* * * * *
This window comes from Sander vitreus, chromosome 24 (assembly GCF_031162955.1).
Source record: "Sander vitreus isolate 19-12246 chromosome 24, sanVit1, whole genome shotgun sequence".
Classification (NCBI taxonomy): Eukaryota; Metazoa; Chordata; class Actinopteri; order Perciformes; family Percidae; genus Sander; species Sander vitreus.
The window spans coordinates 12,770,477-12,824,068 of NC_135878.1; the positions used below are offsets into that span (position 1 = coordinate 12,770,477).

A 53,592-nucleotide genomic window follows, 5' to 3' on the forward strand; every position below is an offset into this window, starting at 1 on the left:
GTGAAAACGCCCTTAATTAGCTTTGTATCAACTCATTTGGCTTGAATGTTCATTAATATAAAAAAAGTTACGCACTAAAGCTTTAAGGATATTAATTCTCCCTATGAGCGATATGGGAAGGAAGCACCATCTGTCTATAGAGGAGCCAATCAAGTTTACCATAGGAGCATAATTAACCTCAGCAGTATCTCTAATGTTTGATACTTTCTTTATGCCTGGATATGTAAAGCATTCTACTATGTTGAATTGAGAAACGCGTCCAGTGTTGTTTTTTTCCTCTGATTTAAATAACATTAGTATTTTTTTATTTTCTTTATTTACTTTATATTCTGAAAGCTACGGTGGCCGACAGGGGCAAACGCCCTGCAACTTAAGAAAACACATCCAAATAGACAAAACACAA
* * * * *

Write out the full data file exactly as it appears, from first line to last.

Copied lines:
This window comes from Sander vitreus, chromosome 24 (assembly GCF_031162955.1).
Source record: "Sander vitreus isolate 19-12246 chromosome 24, sanVit1, whole genome shotgun sequence".
Classification (NCBI taxonomy): Eukaryota; Metazoa; Chordata; class Actinopteri; order Perciformes; family Percidae; genus Sander; species Sander vitreus.
The window spans coordinates 12,770,477-12,824,068 of NC_135878.1; the positions used below are offsets into that span (position 1 = coordinate 12,770,477).

A 53,592-nucleotide genomic window follows, 5' to 3' on the forward strand; every position below is an offset into this window, starting at 1 on the left:
GTGAAAACGCCCTTAATTAGCTTTGTATCAACTCATTTGGCTTGAATGTTCATTAATATAAAAAAAGTTACGCACTAAAGCTTTAAGGATATTAATTCTCCCTATGAGCGATATGGGAAGGAAGCACCATCTGTCTATAGAGGAGCCAATCAAGTTTACCATAGGAGCATAATTAACCTCAGCAGTATCTCTAATGTTTGATACTTTCTTTATGCCTGGATATGTAAAGCATTCTACTATGTTGAATTGAGAAACGCGTCCAGTGTTGTTTTTTTCCTCTGATTTAAATAACATTAGTATTTTTTTATTTTCTTTATTTACTTTATATTCTGAAAGCTACGGTGGCCGACAGGGGCAAACGCCCTGCAACTTAAGAAAACACATCCAAATAGACAAAACACAA